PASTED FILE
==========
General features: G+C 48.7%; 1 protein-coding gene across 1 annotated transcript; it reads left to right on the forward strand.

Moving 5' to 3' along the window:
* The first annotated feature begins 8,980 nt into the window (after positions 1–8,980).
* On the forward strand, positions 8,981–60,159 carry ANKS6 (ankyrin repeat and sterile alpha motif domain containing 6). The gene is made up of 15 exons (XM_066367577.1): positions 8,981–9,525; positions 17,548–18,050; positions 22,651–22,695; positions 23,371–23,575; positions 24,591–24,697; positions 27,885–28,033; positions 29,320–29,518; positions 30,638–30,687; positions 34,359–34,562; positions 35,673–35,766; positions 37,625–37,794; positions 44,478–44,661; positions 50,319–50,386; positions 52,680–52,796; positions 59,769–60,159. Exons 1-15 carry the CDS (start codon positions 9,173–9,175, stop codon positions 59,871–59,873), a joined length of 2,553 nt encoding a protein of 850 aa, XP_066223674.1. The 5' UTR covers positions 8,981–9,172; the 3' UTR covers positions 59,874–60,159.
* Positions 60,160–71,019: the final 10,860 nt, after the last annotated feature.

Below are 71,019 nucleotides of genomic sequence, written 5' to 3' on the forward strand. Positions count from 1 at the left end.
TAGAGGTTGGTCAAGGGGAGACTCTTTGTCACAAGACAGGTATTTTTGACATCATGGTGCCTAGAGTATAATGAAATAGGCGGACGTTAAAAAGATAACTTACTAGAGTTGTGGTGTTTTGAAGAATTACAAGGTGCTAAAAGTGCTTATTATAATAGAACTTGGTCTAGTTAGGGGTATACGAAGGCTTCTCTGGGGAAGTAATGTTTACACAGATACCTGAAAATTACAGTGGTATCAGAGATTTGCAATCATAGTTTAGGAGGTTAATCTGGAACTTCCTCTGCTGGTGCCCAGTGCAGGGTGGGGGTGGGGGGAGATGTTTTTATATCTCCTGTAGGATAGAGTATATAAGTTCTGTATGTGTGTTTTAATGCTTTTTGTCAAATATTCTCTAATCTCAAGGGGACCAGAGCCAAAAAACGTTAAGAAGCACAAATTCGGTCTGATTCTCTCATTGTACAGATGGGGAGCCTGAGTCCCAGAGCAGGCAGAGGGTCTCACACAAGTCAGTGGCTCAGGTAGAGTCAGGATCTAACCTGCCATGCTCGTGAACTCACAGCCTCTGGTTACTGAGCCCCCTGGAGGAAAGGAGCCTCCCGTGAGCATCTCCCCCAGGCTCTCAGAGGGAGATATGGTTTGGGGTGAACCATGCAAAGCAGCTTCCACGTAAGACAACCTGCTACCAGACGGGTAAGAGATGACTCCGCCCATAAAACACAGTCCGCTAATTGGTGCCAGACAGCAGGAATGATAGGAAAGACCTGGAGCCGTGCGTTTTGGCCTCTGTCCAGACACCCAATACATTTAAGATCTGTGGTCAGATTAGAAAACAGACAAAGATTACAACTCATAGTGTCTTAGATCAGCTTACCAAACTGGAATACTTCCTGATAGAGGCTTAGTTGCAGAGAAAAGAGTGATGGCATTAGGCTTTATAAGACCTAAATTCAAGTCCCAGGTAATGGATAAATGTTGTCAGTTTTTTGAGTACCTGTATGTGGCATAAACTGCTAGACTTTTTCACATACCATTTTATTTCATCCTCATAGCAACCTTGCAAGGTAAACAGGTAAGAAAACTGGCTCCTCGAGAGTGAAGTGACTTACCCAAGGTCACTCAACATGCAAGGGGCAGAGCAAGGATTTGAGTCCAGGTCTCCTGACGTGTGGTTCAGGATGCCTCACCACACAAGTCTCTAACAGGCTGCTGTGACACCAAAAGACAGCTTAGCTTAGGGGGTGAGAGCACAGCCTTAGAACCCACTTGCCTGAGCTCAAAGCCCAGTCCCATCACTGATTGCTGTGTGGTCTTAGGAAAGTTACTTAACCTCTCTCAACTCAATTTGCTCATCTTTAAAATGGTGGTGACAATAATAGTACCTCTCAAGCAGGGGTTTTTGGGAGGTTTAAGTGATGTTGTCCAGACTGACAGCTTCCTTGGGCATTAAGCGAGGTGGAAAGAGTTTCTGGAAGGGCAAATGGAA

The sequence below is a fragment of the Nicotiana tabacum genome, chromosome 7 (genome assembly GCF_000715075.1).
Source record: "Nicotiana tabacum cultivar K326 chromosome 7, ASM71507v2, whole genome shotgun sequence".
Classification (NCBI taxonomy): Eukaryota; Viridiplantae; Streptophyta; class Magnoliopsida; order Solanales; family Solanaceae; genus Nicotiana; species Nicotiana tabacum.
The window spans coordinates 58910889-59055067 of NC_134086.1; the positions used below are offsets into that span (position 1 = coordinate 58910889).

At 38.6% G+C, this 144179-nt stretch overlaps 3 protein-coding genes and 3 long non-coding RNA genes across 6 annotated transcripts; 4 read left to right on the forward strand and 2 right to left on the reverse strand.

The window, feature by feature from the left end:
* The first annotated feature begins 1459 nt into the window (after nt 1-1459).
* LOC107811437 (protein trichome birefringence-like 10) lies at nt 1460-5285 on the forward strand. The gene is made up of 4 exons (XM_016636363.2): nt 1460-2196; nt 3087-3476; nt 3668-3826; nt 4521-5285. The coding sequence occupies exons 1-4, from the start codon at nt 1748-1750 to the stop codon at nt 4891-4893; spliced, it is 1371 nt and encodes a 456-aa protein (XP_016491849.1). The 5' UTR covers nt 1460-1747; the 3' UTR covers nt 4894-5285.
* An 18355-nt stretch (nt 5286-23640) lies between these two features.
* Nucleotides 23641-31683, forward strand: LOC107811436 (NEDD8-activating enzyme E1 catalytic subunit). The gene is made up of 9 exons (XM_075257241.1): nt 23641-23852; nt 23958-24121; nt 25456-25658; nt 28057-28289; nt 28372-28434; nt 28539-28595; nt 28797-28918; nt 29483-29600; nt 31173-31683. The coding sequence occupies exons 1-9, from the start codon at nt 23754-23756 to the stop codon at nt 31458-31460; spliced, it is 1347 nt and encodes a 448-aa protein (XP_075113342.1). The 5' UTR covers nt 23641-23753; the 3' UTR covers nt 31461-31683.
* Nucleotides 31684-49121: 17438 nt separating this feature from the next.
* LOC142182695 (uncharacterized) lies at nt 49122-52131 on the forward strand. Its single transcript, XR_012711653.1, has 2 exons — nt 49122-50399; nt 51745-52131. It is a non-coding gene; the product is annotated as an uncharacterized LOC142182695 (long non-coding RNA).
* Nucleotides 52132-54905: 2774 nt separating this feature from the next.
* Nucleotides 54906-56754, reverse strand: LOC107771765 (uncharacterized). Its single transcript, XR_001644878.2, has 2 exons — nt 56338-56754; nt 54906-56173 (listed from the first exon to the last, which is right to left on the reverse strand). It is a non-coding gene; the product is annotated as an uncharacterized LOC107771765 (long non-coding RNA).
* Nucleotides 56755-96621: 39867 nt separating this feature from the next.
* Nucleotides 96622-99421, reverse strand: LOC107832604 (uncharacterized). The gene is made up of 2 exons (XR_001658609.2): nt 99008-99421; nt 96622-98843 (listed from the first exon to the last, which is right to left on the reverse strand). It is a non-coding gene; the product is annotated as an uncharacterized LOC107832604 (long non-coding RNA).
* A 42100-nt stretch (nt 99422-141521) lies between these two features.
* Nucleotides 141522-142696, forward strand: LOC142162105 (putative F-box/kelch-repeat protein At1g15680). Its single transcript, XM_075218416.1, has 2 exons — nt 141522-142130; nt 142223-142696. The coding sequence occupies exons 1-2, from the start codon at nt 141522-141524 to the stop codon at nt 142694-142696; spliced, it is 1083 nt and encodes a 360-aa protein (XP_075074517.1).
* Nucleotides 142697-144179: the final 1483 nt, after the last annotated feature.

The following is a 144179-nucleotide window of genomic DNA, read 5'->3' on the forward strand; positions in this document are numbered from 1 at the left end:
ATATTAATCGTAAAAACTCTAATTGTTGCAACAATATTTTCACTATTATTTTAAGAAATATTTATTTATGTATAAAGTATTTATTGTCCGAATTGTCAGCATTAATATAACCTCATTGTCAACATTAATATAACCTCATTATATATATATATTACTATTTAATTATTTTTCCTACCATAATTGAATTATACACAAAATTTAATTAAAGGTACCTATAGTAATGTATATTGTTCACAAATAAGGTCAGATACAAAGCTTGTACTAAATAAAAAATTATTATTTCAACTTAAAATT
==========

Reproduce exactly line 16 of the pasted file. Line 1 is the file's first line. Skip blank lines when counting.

* An 18355-nt stretch (nt 5286-23640) lies between these two features.